Written by Jeff Stone Jan 18, 2019 | CYBERSCOOP The accused ringleader of “Methbot,” an alleged digital ad fraud scheme, pleaded not guilty on Friday to charges related to defrauding companies out of millions of dollars. Aleksandr Zhukov, a 38-year-old Russian national, appeared in a Brooklyn courtroom Friday to deny charges that he was involved in an advertising fraud scheme from September 2014 through December 2016. Judge Mann also granted an order of executable delay, providing Zhukov’s attorney, Igor Litvak, more time to negotiate a plea deal with prosecutors. Zhukov is the lead defendant in the Methbot case, in which he and four other men are accused of renting more than 1,900 computer servers to simulate humans viewing ads on fabricated web pages. The group developed relationships with ad networks, which paid the Methbot group roughly $7 million in the fraud scheme, prosecutors said in a November indictment. Zhukov worked as the CEO of that group, described in the indictment as “Ad Network #1,” and directed roughly $5.4 million from one account into a corporate account located in New Zealand, prosecutors said.Read More
  • Senate Aging Committee Hearing on Combating Elder Fraud
    Getty Images Older adults lose an estimated $2.9 billion each year to financial scams, according to a Senate committee report released this week. Law enforcement struggles to fight these scams because it’s “like playing a game of whack-a-mole,” said Sen. Susan Collins (R-Maine), who chairs the Special Committee on Aging, before a Wednesday hearing on fighting elder fraud. “Many scams are perpetrated by criminals operating from foreign call centers, beyond the reach of state and local law enforcement and thousands of miles from the seniors whom they victimize,” she said. As part of the hearing, the committee released its 2019 report on the top 10 scams targeting seniors in 2018. The most prevalent scam, out of more than 1,500 complaints to the panel's hotline, involved Internal Revenue Service (IRS) impersonators who conned people into coughing up tens of millions of dollars.Read More
  • WiFi firmware bug affects laptops, smartphones, routers, gaming devices
    Details have been published today about a vulnerability affecting the firmware of a popular WiFi chipset deployed in a wide range of devices, such as laptops, smartphones, gaming rigs, routers, and Internet of Things (IoT) devices. Discovered by Embedi researcher Denis Selianin, the vulnerability impacts ThreadX, a real-time operating system (RTOS) that is used as firmware for billions of devices. In a report published today, Selianin described how someone could exploit the ThreadX firmware installed on a Marvell Avastar 88W8897 wireless chipset to execute malicious code without any user interaction. The researcher chose this WiFi SoC (system-on-a-chip) because this is one of the most popular WiFi chipsets on the market, being deployed with devices such as Sony PlayStation 4, Xbox One, Microsoft Surface laptops, Samsung Chromebooks, Samsung Galaxy J1 smartphones, and Valve SteamLink cast devices, just to name a few. All an attacker has to do is send malformed WiFi packets to any device with a Marvell Avastar WiFi chipset and wait until the function launches, to execute malicious code and take over the device.Read More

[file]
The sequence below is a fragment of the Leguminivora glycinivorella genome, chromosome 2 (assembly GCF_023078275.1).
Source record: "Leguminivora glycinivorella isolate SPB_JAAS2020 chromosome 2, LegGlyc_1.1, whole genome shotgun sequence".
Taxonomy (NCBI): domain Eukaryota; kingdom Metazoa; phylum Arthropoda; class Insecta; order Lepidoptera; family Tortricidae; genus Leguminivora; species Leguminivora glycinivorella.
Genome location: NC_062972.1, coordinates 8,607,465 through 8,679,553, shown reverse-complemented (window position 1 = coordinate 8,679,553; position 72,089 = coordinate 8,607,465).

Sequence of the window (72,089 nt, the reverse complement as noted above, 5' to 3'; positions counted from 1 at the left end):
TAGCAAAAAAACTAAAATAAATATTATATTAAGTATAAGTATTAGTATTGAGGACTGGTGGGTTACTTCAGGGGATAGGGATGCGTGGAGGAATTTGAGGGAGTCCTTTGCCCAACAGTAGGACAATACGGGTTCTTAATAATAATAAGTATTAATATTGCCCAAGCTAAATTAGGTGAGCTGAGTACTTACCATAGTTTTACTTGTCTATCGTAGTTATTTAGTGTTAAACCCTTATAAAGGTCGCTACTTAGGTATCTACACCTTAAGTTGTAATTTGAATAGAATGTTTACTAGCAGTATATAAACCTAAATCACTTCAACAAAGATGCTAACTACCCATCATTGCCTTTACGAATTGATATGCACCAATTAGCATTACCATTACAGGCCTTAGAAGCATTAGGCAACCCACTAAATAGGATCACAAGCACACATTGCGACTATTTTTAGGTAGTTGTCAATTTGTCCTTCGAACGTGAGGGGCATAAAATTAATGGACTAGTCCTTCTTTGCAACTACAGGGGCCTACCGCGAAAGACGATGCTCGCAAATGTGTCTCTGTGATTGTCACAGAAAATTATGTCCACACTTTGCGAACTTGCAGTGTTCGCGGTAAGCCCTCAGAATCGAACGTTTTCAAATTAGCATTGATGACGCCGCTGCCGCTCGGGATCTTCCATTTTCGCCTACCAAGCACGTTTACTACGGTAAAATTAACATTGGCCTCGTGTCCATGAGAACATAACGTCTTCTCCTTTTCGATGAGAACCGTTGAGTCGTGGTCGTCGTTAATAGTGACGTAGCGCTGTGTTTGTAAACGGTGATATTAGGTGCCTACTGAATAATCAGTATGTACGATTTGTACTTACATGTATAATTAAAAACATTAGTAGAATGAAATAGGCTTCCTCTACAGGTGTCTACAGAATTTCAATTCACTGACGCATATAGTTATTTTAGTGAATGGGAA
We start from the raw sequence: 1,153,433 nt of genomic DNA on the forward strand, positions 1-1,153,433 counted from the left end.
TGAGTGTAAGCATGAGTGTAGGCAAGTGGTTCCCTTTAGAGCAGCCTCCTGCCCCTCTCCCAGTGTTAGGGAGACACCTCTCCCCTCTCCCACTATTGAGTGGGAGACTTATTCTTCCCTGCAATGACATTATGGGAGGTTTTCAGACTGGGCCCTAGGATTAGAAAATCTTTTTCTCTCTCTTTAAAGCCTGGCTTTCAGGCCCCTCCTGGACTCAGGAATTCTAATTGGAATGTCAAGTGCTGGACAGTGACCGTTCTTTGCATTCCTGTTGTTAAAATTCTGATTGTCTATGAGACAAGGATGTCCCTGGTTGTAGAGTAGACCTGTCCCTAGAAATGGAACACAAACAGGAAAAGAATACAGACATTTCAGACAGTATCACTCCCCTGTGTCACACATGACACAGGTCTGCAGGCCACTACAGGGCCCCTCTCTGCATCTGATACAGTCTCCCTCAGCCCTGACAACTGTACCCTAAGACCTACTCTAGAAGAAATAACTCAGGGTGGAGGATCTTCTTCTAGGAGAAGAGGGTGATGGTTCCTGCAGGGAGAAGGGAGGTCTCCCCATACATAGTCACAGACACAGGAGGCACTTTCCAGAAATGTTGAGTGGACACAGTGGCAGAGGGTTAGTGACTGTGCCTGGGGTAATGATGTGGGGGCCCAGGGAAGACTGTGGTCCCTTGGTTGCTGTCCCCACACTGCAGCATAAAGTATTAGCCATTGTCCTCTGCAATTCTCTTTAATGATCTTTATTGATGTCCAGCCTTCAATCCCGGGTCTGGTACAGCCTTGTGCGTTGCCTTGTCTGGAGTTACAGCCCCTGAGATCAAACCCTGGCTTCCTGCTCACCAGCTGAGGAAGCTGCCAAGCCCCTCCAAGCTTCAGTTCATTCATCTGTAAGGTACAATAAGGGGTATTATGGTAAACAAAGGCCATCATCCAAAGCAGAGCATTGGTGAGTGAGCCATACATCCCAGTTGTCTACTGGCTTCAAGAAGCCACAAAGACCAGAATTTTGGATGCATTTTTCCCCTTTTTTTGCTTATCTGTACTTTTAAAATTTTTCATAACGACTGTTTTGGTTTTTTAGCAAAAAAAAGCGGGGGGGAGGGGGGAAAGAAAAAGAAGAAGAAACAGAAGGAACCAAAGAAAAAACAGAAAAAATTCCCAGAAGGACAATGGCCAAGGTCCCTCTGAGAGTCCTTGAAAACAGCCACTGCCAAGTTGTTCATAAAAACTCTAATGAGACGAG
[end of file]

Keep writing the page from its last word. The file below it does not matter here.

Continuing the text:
• Health-care sector is far too vulnerable to cybersecurity threats
    In spite of this vast potential, though, there exists a serious challenge that hospitals and health-care organizations have not yet managed to overcome: keeping patients’ personal data out of the hands of hackers. Cyber incidents can potentially impact the safety of patients through interrupting care operations, compromising the integrity of data and damaging medical devices. So, what can health-care organizations do to protect the safety of their patients from cyber threats? When it comes to investing in technology, many health-care organizations opt to fund information technology (IT) infrastructure not cyber security. Organizations must provide rigorous, ongoing training that helps employees understand how to create a more secure environment for their patients. If health-care organizations don’t shore up cybersecurity, the next cyber incidents could directly compromise the safety of patients, and it will be too late to intervene.Read More
  • France to invest more money and staff in cyber defense: minister
    Source: Xinhua| 2019-01-18 21:59:14|Editor: mmm Video PlayerClose PARIS, Jan. 18 (Xinhua) -- France planned to pour more money and human resources into cyber military resources to better defend against cyber attacks from foreign countries, Defense Minister Florence Parly announced on Friday. Presenting the country's strategy of military cyber defense, Parly warned "France is plagued by enough threats ... (and) the cyber war has begun and France must be ready to fight." "We must prepare our armies for this new war, ensuring that they have an offensive computer control capabilities. In case of cyber attack, we have the right to retaliate, in the respect of the right," she said. In a bid to translate pledges into deeds, the minister decided "to increase the resources and consolidate the structure" mainly by investing 1.6 billion euros (1.82 billion U.S. dollars) to bolster the domestic cyber defense and hire additional 1,000 "cyber-fighters" by 2025.Read More